Survey responses indicated there are some challenges and difficulties in the implementation of a more integrated approach. One such challenge is that an integrated approach necessitates more communication and a greater understanding of the different development phases and roles of each discipline. According to one member of the Texas STD, for example, the level of detailed knowledge required in all segments of the process precludes any significant integration; "Rather, our disciplines are schooled and guided to ask for key input from other disciplines when needed." Qualitative comments from a number of survey respondents show a certain degree of frustration in some of the processes and requirements of an integrated approach. This section provides a description of some opinions by survey respondents regarding the challenges of a more integrated approach.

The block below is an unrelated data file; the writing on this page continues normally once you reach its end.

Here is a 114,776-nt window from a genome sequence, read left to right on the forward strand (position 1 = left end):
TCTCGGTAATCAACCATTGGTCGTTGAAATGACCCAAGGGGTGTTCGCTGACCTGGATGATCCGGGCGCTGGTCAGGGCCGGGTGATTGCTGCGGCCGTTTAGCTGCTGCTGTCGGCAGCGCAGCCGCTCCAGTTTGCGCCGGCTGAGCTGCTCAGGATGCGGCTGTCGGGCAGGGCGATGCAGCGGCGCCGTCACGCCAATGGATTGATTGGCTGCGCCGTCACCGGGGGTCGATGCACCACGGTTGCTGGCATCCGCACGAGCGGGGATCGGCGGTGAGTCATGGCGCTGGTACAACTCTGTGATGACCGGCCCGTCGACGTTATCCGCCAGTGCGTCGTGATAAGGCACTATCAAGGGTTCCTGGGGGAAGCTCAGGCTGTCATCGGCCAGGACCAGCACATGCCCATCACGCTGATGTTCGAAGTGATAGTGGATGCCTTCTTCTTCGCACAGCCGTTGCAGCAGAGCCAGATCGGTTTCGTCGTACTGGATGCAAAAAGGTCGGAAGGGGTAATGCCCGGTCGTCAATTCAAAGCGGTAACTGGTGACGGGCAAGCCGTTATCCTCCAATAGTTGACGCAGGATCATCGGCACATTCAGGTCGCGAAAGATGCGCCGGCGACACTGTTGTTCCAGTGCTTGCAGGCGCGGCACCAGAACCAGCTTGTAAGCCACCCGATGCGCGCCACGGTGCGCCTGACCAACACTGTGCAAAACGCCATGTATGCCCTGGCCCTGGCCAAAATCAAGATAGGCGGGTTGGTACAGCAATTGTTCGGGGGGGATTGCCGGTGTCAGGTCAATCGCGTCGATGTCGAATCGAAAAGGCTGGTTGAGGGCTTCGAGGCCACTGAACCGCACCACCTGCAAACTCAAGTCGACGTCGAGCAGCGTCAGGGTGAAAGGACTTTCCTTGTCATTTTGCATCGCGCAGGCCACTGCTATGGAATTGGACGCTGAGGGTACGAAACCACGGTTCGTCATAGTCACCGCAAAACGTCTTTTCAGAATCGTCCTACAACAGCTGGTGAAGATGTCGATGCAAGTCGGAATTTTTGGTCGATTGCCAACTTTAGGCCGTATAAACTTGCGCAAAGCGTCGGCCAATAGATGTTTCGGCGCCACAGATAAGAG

5.4.1 NEPA and Planning
The NEPA process requires collaboration between disciplines and public involvement as agencies develop transportation solutions. With its provisions for the assessment of secondary and cumulative impacts, analyses of projects require context sensitive solutions and commitments on the part of localities as well as states in the delivery of transportation infrastructure. The NEPA process also requires meetings with individual stakeholders and pro-forma public hearings instead of organized, structured and facilitated community meetings to plan and design communities with the goal of maximizing social and economic sustainable development and environmental protection.